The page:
What is it about?
Over a third of mothers used herbal medicine during breastfeeding. However, very few herbal medicine users (2.1%, n = 3) used herbal medicine to augment breastfeeding. Instead, dietary changes were the most common method used to increase breast milk supply. Mothers with children more than six months old were more likely to use herbal medicine. Only 11% of breastfeeding women who use herbal medicine tell their conventional medicine health professional
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Why is it important?
Evidence of efficacy and safety for herbal medicines during breastfeeding remains inconclusive, and – as with any medication use in breastfeeding – there is the potential for maternal and infant harm due to inherent toxicity, herb-drug interactions or heavy metal contamination. The practice of medical pluralism by mothers in our study makes the potential for adverse health outcome for both the mother and child to be high. Therefore, it is of public health interest that healthcare providers need to familiarise themselves with current knowledge on the benefits and risk associated with the commonly used herbal products among this group of women and be proactive in initiating dialogue on the rational use of these medicines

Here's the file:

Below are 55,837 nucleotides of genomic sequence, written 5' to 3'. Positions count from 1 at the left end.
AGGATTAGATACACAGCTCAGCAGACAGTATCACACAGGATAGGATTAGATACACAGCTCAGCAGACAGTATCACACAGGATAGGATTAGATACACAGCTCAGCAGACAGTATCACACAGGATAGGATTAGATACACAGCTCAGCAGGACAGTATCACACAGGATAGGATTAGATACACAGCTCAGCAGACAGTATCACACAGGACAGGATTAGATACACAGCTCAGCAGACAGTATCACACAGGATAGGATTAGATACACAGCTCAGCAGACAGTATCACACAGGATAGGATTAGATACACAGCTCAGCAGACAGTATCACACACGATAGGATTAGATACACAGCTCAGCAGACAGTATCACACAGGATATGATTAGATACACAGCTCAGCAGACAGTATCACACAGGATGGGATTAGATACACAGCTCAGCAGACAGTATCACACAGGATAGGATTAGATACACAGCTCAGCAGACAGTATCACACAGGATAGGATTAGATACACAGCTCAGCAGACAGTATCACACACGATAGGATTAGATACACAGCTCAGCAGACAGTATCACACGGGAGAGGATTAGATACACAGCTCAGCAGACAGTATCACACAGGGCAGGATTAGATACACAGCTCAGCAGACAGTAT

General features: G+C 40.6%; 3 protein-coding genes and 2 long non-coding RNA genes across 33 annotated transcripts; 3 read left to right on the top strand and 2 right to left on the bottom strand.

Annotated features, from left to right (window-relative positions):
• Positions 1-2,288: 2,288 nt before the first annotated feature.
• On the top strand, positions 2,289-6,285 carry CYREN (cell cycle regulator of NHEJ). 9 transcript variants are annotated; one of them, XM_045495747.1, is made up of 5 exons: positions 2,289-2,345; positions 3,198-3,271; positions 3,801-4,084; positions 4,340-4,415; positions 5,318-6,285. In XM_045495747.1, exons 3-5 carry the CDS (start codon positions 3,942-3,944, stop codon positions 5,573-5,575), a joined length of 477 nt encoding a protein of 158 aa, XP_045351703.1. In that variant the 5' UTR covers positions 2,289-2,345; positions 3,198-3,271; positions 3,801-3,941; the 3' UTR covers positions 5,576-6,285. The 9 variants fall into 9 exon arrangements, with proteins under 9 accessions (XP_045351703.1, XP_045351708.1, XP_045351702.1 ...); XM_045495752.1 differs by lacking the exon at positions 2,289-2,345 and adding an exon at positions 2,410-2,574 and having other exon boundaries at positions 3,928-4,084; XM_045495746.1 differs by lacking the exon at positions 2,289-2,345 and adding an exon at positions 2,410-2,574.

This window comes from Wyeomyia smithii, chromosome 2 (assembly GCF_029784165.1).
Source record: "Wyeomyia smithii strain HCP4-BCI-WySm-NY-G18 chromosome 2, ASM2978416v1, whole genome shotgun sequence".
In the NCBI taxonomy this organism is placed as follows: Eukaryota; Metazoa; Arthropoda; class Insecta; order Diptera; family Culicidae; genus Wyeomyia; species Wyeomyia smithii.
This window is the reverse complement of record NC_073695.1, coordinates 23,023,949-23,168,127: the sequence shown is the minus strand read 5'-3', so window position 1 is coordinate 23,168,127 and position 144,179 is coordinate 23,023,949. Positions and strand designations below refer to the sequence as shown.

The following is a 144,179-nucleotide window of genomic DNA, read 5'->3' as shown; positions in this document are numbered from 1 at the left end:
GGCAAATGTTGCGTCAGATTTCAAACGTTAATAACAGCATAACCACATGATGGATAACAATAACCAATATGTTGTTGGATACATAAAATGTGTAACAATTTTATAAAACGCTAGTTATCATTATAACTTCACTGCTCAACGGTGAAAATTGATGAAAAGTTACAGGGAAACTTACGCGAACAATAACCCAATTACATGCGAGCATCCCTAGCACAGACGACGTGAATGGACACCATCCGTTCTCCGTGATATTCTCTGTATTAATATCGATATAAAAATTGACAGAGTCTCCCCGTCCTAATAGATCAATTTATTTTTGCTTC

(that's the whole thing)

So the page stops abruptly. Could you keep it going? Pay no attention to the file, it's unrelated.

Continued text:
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This page is a summary of: Herbal medicine use during breastfeeding: a cross-sectional study among mothers visiting public health facilities in the Western area of Sierra Leone, BMC Complementary and Alternative Medicine, March 2019, Springer Science + Business Media,
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